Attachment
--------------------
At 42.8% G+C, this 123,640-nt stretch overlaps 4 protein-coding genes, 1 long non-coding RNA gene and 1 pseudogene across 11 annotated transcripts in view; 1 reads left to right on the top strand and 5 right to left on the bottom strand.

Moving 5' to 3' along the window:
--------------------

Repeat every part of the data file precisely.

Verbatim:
At 42.8% G+C, this 123,640-nt stretch overlaps 4 protein-coding genes, 1 long non-coding RNA gene and 1 pseudogene across 11 annotated transcripts in view; 1 reads left to right on the top strand and 5 right to left on the bottom strand.

Moving 5' to 3' along the window: